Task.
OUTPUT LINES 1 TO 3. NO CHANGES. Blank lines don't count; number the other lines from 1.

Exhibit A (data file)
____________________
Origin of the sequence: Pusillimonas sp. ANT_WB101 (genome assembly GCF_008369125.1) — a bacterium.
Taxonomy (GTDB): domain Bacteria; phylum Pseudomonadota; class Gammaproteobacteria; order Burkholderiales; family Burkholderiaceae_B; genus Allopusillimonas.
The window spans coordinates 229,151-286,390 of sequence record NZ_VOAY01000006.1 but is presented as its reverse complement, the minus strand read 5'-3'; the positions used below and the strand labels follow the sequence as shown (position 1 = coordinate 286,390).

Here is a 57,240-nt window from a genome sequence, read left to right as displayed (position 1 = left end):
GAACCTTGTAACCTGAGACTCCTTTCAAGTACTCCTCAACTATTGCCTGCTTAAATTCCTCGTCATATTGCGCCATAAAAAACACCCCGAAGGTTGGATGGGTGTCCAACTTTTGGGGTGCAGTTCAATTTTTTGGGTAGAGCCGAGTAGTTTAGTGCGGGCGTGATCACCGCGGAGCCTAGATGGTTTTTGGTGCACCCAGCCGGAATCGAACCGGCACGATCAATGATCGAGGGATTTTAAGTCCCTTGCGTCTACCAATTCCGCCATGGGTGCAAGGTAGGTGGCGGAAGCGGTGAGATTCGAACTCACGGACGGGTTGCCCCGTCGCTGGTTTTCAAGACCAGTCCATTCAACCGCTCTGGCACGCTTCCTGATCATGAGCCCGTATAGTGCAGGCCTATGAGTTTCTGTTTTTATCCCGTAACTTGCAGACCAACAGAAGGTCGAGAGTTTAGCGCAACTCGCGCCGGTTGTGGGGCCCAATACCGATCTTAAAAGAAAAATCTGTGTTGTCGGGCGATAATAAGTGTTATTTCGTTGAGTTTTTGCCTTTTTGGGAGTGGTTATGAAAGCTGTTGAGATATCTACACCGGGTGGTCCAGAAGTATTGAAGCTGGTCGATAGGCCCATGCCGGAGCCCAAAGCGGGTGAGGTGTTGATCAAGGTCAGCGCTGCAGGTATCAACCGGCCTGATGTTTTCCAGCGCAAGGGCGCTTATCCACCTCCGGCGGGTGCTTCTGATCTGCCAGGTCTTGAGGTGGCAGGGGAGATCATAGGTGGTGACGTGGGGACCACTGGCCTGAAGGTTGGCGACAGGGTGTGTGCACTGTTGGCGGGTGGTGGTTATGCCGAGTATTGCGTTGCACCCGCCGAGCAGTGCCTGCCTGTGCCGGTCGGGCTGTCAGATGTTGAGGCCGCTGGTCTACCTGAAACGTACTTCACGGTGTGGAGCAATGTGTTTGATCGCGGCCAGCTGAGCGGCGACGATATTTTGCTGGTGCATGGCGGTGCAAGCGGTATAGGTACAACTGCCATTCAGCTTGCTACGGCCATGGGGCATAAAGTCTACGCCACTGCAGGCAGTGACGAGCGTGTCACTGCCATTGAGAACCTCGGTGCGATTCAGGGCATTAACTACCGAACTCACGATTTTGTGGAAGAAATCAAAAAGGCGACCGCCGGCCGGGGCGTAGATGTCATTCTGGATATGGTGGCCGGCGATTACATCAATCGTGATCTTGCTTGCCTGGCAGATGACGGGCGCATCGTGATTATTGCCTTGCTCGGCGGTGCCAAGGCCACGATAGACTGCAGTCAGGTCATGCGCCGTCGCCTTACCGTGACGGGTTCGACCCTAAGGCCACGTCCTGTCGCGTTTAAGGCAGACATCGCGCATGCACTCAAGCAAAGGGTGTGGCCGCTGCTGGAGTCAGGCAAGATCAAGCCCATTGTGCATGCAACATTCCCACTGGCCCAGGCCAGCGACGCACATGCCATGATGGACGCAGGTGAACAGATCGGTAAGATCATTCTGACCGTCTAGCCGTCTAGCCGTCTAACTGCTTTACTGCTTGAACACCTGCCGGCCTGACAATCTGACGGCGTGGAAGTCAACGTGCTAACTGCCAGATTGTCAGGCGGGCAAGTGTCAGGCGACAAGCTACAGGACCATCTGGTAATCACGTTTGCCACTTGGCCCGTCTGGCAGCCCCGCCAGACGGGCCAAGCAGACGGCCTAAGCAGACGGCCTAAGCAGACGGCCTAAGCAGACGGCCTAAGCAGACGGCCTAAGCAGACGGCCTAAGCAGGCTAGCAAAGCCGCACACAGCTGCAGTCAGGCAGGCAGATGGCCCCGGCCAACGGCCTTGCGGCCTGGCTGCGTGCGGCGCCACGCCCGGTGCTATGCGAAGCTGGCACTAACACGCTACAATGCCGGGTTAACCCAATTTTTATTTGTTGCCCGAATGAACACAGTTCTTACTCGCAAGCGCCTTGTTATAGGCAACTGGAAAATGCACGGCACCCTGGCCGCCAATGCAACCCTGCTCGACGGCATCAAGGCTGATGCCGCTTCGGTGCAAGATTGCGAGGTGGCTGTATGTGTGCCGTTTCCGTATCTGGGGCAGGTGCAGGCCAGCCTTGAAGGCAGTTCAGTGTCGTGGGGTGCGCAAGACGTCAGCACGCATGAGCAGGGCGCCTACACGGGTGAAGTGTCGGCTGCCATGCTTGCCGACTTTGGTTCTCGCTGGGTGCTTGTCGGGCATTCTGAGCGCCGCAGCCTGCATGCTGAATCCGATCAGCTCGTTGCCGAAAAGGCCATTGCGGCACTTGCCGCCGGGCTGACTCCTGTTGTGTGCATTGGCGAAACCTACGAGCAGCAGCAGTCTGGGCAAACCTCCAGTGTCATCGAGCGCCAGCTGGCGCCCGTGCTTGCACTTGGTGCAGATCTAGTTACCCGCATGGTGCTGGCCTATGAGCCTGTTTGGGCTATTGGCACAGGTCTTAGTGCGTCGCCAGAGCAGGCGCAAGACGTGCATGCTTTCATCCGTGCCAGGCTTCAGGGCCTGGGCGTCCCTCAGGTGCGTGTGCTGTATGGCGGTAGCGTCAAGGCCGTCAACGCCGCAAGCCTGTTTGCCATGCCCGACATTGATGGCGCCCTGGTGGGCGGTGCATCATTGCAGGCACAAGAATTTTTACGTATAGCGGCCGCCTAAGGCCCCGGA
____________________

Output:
Origin of the sequence: Pusillimonas sp. ANT_WB101 (genome assembly GCF_008369125.1) — a bacterium.
Taxonomy (GTDB): domain Bacteria; phylum Pseudomonadota; class Gammaproteobacteria; order Burkholderiales; family Burkholderiaceae_B; genus Allopusillimonas.
The window spans coordinates 229,151-286,390 of sequence record NZ_VOAY01000006.1 but is presented as its reverse complement, the minus strand read 5'-3'; the positions used below and the strand labels follow the sequence as shown (position 1 = coordinate 286,390).